This red wine beef stew, called Beef Bourguinon, is a French classic that Julia Child considered "one of the most delicious beef dishes concocted by man."
We're getting into the depths of winter here in Vermont. The time of year when the snow starts to pile up and it becomes too cold and bitter to venture out for long. These are the days to make hearty meals that cook slowly through the course of a lazy weekend. Think stews that warm the air with gentle heat and meaty aromas. This kind of cooking brings a sense of comfort that helps me get through some of our longest winter days.
how do you spend your winter?
I admire those folks who make the most of this time of year and get out there to ski and run. Myself, I lose motivation after that first whack of cold air stings my face. If I’m going to exercise, it’s going to be inside somewhere with heat. The brisk two-minute walk from my car to the office this morning was longer than I’d like to spend in negative temperatures.
While I’m keeping warm, I’ll plan my garden, which is in need of a rebuild this year as the wood in my raised beds is starting to rot. Maybe I’ll watch enough YouTube videos to learn how to construct a new patio and walkway for a faraway spring. I’ll also sit down and finally complete those various online courses I’ve signed up for over the years, so I can learn how to use Lightroom like a pro, master the top 100 shortcuts to Excel, or re-learn Italian. Not to mention, I need to get going on my goal of reading 34 books in 2019.
No doubt, there is much to get done even on the dreariest of days. And if a stew can cook away at the same time, even better.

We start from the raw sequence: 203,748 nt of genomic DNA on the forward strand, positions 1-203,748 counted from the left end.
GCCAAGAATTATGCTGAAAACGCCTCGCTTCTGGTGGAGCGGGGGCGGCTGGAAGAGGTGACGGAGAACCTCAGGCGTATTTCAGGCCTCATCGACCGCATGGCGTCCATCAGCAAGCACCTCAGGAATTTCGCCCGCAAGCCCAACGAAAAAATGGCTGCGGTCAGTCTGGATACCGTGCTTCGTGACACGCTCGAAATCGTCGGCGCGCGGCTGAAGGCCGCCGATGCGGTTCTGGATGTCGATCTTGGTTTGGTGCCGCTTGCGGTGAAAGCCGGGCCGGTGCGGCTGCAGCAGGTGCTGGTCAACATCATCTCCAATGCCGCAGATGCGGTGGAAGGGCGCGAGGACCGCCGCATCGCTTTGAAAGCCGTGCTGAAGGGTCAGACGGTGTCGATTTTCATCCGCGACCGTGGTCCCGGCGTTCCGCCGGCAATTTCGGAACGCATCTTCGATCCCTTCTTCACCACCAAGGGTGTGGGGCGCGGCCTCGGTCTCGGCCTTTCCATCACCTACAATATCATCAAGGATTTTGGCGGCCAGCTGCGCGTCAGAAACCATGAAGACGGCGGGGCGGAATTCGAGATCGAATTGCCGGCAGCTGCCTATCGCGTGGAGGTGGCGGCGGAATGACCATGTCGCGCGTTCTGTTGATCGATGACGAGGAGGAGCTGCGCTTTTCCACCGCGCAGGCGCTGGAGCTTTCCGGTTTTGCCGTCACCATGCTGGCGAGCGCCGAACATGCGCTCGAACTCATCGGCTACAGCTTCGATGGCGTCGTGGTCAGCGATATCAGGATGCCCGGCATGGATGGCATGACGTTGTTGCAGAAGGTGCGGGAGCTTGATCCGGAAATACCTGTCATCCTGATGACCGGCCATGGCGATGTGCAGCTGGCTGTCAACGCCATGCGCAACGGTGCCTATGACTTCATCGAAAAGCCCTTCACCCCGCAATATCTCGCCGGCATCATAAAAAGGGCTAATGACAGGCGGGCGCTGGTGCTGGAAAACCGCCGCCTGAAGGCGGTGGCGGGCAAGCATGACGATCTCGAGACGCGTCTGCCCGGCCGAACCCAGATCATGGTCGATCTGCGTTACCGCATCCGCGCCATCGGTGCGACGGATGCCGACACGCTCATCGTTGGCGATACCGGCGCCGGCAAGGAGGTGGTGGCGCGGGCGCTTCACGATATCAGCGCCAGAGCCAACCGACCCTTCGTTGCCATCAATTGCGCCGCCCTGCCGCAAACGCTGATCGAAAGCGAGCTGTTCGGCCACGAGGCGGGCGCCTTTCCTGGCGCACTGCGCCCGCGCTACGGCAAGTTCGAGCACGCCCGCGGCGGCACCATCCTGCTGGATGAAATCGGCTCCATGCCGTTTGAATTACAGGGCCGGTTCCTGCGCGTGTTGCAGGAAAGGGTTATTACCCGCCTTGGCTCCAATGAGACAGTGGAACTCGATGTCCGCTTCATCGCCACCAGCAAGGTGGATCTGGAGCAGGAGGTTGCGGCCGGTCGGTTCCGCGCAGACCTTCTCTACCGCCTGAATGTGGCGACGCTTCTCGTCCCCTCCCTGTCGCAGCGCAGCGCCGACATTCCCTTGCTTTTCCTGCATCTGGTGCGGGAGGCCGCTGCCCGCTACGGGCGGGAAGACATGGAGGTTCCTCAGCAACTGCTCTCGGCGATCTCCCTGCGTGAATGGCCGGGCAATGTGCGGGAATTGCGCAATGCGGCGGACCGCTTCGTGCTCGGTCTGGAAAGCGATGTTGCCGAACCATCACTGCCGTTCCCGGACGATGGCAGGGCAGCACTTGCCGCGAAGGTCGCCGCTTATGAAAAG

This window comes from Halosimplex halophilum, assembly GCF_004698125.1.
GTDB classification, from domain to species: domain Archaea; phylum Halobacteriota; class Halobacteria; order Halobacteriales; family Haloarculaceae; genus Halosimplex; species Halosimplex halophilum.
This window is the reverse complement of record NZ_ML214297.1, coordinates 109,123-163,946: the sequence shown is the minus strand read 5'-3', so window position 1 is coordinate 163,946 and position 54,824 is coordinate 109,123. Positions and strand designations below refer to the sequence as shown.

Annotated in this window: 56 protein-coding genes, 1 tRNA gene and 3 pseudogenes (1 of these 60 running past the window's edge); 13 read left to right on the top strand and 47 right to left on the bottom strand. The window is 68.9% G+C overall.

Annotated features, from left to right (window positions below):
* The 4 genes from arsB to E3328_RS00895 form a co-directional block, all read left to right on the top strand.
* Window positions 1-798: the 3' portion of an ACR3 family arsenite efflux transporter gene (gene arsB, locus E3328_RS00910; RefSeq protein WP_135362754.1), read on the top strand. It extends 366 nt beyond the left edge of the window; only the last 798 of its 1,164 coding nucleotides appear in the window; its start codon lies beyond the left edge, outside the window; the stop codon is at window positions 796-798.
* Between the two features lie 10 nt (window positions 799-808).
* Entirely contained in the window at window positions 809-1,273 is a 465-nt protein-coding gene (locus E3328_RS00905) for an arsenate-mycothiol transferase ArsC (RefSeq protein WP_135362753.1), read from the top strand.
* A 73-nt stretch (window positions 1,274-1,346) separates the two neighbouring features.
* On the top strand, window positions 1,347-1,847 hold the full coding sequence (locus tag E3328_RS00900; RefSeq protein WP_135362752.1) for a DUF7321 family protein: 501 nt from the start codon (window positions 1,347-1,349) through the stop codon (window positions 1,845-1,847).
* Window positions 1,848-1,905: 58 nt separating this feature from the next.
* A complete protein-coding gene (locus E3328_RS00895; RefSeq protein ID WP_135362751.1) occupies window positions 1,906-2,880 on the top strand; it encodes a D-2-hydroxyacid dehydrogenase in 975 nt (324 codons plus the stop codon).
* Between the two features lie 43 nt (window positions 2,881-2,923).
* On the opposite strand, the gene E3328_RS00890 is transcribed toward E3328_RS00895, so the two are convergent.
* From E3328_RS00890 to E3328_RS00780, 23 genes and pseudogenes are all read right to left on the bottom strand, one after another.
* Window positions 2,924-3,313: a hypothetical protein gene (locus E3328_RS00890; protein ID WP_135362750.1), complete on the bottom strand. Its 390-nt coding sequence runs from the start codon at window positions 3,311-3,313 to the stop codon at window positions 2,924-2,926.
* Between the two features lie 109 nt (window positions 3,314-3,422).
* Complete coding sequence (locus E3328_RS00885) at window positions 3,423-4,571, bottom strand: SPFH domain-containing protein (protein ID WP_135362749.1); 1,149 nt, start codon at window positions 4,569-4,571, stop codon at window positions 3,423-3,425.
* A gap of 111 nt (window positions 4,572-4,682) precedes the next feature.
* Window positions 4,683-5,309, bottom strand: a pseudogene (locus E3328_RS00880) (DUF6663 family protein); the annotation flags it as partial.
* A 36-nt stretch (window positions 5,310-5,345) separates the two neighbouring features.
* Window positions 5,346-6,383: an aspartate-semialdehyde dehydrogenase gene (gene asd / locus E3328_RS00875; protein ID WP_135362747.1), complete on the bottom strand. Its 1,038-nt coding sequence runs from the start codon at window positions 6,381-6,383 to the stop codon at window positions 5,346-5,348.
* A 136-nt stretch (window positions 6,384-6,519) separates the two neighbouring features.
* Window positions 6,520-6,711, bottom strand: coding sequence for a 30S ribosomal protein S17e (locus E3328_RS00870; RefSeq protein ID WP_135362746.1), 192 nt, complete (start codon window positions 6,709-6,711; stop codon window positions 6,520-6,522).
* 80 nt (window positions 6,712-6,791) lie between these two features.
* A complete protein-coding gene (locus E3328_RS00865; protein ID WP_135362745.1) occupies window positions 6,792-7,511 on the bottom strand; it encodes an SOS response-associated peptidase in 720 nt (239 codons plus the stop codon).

Beef stew is such a comforting classic, it’s hard to go wrong. Just keep in mind that the slower the cook, the more tender the beef. A stew is a perfect way to take advantage of a cheaper cut of meat that in many other cases would prove tough and dry.
a red wine beef stew
Julia Child’s Beef Bourguignon is one of my favorite stews. Yet, like many of the recipes in “Mastering the Art of French Cooking,” it comes across as more complicated and time-consuming than necessary. Julia made French cooking accessible to American home cooks when her book was published in the 1960s, but it doesn’t always feel practical for everyone these days.
I always try to approach cooking with integrity and practicality, especially if I expect anyone to recreate what I post in their own kitchens at home. So that’s what I’ve done with Julia's recipe here. I certainly don’t pretend to know any better. I've just found that most people I know don’t like to bother with anything that appears fussy.
For the most part, the ingredients remain the same, with adjustments in the amounts and methods. What’s most important to the dish is the red wine. I don't think you need to love wine to appreciate the flavor of this stew. However, you can't leave it out. The carrots, bacon, pearl onions, and mushrooms help balance out the wine and meat.
When I plan to make a stew like this, I like to head to The Vermont Butcher Shop. They have a small shop here in Rutland where I can get fresh, mostly local meats. And they're usually happy to cut up the beef for me, too.
Whether you make this for a quiet night in or while having friends over for dinner this winter, this is the stew that will remind you that the best part of the cold is the opportunity to warm up.
no time? make it in your Instant Pot
If you don't have all day to let this cook, that's ok! I tried this recipe out in my Instant Pot on a weeknight recently and it turned out great. I cooked the bacon, browned the meat, and sauteed the vegetables all in the one pot using the saute setting.
Instead of cooking it for 2 ½ hours in the oven, I cooked it for 50 minutes at high pressure. Other than that, I didn't change any of the ingredients. I just made sure not to go above the max fill line and kept the amount of broth at two cups.
I think this works well if you don't have the time for the longer cook. But if you do, the meat turns out a bit more tender when cooked low and slow.Print